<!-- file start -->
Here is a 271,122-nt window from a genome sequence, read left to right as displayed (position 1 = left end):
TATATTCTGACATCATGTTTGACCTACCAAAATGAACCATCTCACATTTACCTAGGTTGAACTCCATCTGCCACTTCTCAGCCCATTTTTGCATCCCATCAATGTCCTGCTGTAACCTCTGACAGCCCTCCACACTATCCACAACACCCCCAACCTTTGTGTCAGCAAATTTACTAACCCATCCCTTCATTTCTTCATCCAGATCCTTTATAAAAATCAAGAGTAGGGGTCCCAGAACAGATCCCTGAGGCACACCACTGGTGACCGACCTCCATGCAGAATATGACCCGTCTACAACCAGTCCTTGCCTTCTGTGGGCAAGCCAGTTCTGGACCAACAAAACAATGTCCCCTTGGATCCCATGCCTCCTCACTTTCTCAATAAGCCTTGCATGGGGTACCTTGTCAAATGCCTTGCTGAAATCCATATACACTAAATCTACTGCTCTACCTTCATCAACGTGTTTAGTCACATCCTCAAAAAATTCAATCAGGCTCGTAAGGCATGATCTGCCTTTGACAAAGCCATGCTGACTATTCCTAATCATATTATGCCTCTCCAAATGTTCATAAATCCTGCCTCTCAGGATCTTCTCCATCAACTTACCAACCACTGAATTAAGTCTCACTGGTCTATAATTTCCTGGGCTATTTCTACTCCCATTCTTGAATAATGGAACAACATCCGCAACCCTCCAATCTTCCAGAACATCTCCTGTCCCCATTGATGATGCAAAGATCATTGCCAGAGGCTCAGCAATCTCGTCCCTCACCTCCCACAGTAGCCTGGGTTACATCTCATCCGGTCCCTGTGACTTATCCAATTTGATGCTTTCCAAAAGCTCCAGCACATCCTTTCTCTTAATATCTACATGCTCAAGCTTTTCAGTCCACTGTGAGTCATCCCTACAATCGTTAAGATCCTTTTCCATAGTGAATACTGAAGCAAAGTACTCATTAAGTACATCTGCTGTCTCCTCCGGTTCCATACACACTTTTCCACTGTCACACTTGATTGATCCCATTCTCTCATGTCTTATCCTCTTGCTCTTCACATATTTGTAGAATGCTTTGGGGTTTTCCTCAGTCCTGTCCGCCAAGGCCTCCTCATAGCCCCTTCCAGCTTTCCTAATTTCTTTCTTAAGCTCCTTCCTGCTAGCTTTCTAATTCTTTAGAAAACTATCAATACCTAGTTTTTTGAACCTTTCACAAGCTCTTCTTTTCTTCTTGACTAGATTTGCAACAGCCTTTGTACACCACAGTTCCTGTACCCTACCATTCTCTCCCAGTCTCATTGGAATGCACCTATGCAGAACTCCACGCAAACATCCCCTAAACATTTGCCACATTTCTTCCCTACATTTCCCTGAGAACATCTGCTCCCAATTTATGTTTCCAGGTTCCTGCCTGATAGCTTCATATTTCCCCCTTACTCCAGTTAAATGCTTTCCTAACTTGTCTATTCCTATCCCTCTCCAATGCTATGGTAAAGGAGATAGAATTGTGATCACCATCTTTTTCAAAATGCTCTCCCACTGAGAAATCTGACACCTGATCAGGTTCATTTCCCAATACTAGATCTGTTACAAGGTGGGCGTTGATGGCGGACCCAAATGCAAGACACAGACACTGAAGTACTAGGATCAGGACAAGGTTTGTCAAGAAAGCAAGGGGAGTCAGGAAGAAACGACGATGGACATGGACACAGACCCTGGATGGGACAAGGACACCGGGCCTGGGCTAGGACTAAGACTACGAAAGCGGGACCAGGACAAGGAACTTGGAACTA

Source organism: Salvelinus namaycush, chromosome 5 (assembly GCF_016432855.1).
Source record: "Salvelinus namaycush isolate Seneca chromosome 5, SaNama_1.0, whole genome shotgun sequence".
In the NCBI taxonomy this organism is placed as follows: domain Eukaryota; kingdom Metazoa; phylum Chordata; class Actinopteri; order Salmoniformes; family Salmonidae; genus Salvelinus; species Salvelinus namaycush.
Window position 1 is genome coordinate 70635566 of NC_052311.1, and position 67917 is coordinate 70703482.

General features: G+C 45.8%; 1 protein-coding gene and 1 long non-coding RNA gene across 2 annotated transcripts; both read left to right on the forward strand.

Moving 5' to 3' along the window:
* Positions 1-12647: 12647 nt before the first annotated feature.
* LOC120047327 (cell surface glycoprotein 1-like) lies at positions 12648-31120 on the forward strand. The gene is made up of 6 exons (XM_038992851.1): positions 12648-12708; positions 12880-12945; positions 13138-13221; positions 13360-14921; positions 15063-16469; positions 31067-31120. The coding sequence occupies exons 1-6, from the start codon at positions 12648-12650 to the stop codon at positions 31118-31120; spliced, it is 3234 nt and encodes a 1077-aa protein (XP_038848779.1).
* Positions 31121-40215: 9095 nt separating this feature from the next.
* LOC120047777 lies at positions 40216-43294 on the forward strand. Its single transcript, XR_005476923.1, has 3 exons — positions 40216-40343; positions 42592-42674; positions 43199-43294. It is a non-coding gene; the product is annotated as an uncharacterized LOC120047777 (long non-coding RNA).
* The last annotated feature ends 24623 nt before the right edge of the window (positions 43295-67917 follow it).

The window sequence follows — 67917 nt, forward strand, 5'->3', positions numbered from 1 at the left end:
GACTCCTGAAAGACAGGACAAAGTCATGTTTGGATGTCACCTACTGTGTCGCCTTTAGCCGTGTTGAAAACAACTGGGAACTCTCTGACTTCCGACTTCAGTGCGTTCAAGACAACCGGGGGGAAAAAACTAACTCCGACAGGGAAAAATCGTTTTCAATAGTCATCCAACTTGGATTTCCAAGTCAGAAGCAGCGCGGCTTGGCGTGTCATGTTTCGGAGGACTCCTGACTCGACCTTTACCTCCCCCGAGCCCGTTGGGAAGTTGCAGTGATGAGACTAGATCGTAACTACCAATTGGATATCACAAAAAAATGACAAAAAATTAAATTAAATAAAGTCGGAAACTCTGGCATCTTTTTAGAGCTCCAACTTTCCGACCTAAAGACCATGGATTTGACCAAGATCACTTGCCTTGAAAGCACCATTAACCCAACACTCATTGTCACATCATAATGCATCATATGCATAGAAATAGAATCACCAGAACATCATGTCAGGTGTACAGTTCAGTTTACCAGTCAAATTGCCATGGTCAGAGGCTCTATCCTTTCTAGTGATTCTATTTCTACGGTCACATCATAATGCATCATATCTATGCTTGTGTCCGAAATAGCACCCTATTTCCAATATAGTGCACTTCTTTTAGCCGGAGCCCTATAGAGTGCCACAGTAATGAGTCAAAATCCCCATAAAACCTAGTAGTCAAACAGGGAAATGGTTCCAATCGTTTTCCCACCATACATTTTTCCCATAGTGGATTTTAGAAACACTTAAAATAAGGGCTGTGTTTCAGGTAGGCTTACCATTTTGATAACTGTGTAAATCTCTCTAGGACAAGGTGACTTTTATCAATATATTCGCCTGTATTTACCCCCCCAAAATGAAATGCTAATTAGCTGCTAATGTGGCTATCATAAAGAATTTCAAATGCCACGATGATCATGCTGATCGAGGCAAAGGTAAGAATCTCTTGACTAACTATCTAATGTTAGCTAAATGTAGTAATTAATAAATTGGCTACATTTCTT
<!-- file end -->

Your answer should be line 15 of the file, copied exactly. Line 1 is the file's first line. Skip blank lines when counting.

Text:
GACTCCTGAAAGACAGGACAAAGTCATGTTTGGATGTCACCTACTGTGTCGCCTTTAGCCGTGTTGAAAACAACTGGGAACTCTCTGACTTCCGACTTCAGTGCGTTCAAGACAACCGGGGGGAAAAAACTAACTCCGACAGGGAAAAATCGTTTTCAATAGTCATCCAACTTGGATTTCCAAGTCAGAAGCAGCGCGGCTTGGCGTGTCATGTTTCGGAGGACTCCTGACTCGACCTTTACCTCCCCCGAGCCCGTTGGGAAGTTGCAGTGATGAGACTAGATCGTAACTACCAATTGGATATCACAAAAAAATGACAAAAAATTAAATTAAATAAAGTCGGAAACTCTGGCATCTTTTTAGAGCTCCAACTTTCCGACCTAAAGACCATGGATTTGACCAAGATCACTTGCCTTGAAAGCACCATTAACCCAACACTCATTGTCACATCATAATGCATCATATGCATAGAAATAGAATCACCAGAACATCATGTCAGGTGTACAGTTCAGTTTACCAGTCAAATTGCCATGGTCAGAGGCTCTATCCTTTCTAGTGATTCTATTTCTACGGTCACATCATAATGCATCATATCTATGCTTGTGTCCGAAATAGCACCCTATTTCCAATATAGTGCACTTCTTTTAGCCGGAGCCCTATAGAGTGCCACAGTAATGAGTCAAAATCCCCATAAAACCTAGTAGTCAAACAGGGAAATGGTTCCAATCGTTTTCCCACCATACATTTTTCCCATAGTGGATTTTAGAAACACTTAAAATAAGGGCTGTGTTTCAGGTAGGCTTACCATTTTGATAACTGTGTAAATCTCTCTAGGACAAGGTGACTTTTATCAATATATTCGCCTGTATTTACCCCCCCAAAATGAAATGCTAATTAGCTGCTAATGTGGCTATCATAAAGAATTTCAAATGCCACGATGATCATGCTGATCGAGGCAAAGGTAAGAATCTCTTGACTAACTATCTAATGTTAGCTAAATGTAGTAATTAATAAATTGGCTACATTTCTT